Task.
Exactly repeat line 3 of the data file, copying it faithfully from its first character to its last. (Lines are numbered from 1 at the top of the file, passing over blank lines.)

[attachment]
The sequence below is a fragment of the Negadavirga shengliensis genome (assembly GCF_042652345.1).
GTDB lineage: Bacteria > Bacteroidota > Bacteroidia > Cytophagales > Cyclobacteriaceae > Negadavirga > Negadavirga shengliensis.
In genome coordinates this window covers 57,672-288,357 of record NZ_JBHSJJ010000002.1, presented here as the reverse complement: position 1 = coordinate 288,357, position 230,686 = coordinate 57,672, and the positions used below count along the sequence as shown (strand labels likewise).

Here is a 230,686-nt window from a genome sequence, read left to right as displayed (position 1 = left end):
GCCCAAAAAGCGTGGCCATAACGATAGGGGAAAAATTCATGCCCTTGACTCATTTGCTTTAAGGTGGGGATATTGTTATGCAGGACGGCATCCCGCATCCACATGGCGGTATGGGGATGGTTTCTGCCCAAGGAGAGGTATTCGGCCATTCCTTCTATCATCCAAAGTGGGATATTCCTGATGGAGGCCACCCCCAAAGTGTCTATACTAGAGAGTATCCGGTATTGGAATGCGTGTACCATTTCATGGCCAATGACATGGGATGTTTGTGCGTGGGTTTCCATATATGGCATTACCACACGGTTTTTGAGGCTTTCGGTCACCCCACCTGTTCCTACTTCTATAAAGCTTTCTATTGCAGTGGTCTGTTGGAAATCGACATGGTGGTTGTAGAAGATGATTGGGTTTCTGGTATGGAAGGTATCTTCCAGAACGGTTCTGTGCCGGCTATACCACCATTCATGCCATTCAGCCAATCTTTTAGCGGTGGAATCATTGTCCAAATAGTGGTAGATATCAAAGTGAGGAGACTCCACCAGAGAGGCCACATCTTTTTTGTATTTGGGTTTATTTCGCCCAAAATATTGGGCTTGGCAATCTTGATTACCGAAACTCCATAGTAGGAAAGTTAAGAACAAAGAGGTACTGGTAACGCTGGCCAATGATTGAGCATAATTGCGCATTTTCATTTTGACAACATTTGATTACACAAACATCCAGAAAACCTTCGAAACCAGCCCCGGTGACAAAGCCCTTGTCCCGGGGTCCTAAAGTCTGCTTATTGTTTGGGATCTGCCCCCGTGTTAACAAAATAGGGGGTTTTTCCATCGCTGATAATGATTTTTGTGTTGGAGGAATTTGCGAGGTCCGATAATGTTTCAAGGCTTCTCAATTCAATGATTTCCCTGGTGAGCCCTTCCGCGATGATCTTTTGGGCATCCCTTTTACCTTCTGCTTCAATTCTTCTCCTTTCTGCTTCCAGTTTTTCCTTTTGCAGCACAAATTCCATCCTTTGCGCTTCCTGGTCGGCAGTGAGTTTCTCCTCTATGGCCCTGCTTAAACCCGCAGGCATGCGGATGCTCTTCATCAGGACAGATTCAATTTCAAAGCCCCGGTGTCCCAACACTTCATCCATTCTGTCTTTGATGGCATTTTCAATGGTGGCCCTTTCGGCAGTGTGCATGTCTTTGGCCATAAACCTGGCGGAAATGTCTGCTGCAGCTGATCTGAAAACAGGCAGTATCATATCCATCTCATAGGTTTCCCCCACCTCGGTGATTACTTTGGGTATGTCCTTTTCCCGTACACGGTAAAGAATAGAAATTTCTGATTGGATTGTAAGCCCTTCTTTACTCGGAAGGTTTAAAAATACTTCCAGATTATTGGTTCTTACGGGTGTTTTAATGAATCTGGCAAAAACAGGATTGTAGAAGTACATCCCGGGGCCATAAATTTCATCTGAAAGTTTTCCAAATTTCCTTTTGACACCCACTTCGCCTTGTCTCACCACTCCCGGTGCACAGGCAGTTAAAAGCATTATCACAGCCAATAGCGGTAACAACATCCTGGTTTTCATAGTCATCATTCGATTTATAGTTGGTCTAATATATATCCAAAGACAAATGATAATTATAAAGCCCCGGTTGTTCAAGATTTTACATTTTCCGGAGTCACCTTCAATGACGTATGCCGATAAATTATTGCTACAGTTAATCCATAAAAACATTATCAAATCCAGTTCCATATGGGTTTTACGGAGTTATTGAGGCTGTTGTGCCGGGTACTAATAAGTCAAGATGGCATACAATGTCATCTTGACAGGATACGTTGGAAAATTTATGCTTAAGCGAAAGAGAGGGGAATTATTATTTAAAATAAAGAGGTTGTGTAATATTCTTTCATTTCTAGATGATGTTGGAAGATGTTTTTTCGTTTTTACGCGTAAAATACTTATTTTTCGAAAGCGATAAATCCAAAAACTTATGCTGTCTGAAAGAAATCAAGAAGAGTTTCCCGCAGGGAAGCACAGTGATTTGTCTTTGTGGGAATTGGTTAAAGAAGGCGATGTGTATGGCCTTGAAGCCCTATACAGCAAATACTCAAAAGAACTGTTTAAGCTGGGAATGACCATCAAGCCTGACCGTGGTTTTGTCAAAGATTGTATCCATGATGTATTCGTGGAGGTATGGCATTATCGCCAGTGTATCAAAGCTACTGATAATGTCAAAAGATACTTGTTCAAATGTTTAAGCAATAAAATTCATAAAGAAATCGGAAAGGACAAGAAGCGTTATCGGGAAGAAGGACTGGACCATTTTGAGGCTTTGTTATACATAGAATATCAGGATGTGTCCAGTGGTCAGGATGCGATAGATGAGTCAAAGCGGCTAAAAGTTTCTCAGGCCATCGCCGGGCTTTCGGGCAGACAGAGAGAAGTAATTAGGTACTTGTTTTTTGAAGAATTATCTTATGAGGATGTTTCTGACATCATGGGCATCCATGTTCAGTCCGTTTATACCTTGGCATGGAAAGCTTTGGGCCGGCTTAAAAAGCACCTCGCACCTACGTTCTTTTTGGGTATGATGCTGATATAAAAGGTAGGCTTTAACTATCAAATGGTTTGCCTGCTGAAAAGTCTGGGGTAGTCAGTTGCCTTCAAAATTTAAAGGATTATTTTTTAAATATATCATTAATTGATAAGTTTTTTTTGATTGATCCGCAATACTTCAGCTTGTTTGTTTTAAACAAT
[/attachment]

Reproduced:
In genome coordinates this window covers 57,672-288,357 of record NZ_JBHSJJ010000002.1, presented here as the reverse complement: position 1 = coordinate 288,357, position 230,686 = coordinate 57,672, and the positions used below count along the sequence as shown (strand labels likewise).